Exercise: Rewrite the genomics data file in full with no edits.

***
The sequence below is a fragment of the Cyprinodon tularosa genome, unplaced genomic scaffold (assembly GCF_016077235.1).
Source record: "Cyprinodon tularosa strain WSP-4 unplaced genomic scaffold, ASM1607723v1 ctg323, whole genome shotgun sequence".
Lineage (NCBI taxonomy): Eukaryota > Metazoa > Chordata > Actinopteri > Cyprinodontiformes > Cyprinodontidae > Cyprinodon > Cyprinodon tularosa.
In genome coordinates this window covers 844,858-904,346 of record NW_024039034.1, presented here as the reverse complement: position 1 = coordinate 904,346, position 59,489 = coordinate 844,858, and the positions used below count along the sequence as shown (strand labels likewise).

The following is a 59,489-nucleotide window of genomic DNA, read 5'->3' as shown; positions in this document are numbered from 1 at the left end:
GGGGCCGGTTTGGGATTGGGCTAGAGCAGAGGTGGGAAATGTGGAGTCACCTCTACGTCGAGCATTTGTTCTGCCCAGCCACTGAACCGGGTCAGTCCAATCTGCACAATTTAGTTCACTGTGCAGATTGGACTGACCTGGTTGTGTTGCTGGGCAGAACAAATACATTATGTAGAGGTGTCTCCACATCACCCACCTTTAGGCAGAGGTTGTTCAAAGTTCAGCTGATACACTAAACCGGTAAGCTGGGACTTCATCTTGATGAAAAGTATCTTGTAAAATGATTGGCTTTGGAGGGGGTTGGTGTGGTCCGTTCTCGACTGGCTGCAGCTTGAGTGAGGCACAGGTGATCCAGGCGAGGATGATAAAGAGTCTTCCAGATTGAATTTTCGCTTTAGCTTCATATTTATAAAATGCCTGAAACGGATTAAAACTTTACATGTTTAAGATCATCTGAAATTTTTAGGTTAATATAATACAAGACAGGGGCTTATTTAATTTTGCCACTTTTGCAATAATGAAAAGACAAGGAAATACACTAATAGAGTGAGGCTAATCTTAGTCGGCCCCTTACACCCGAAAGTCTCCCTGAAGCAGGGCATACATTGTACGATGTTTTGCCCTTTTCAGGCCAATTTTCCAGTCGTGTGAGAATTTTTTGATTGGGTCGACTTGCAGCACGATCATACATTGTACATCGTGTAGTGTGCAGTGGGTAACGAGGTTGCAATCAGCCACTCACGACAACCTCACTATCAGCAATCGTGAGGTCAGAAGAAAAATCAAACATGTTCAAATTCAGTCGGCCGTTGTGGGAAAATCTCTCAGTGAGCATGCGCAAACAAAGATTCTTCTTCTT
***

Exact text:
The sequence below is a fragment of the Cyprinodon tularosa genome, unplaced genomic scaffold (assembly GCF_016077235.1).
Source record: "Cyprinodon tularosa strain WSP-4 unplaced genomic scaffold, ASM1607723v1 ctg323, whole genome shotgun sequence".
Lineage (NCBI taxonomy): Eukaryota > Metazoa > Chordata > Actinopteri > Cyprinodontiformes > Cyprinodontidae > Cyprinodon > Cyprinodon tularosa.
In genome coordinates this window covers 844,858-904,346 of record NW_024039034.1, presented here as the reverse complement: position 1 = coordinate 904,346, position 59,489 = coordinate 844,858, and the positions used below count along the sequence as shown (strand labels likewise).

The following is a 59,489-nucleotide window of genomic DNA, read 5'->3' as shown; positions in this document are numbered from 1 at the left end:
GGGGCCGGTTTGGGATTGGGCTAGAGCAGAGGTGGGAAATGTGGAGTCACCTCTACGTCGAGCATTTGTTCTGCCCAGCCACTGAACCGGGTCAGTCCAATCTGCACAATTTAGTTCACTGTGCAGATTGGACTGACCTGGTTGTGTTGCTGGGCAGAACAAATACATTATGTAGAGGTGTCTCCACATCACCCACCTTTAGGCAGAGGTTGTTCAAAGTTCAGCTGATACACTAAACCGGTAAGCTGGGACTTCATCTTGATGAAAAGTATCTTGTAAAATGATTGGCTTTGGAGGGGGTTGGTGTGGTCCGTTCTCGACTGGCTGCAGCTTGAGTGAGGCACAGGTGATCCAGGCGAGGATGATAAAGAGTCTTCCAGATTGAATTTTCGCTTTAGCTTCATATTTATAAAATGCCTGAAACGGATTAAAACTTTACATGTTTAAGATCATCTGAAATTTTTAGGTTAATATAATACAAGACAGGGGCTTATTTAATTTTGCCACTTTTGCAATAATGAAAAGACAAGGAAATACACTAATAGAGTGAGGCTAATCTTAGTCGGCCCCTTACACCCGAAAGTCTCCCTGAAGCAGGGCATACATTGTACGATGTTTTGCCCTTTTCAGGCCAATTTTCCAGTCGTGTGAGAATTTTTTGATTGGGTCGACTTGCAGCACGATCATACATTGTACATCGTGTAGTGTGCAGTGGGTAACGAGGTTGCAATCAGCCACTCACGACAACCTCACTATCAGCAATCGTGAGGTCAGAAGAAAAATCAAACATGTTCAAATTCAGTCGGCCGTTGTGGGAAAATCTCTCAGTGAGCATGCGCAAACAAAGATTCTTCTTCTT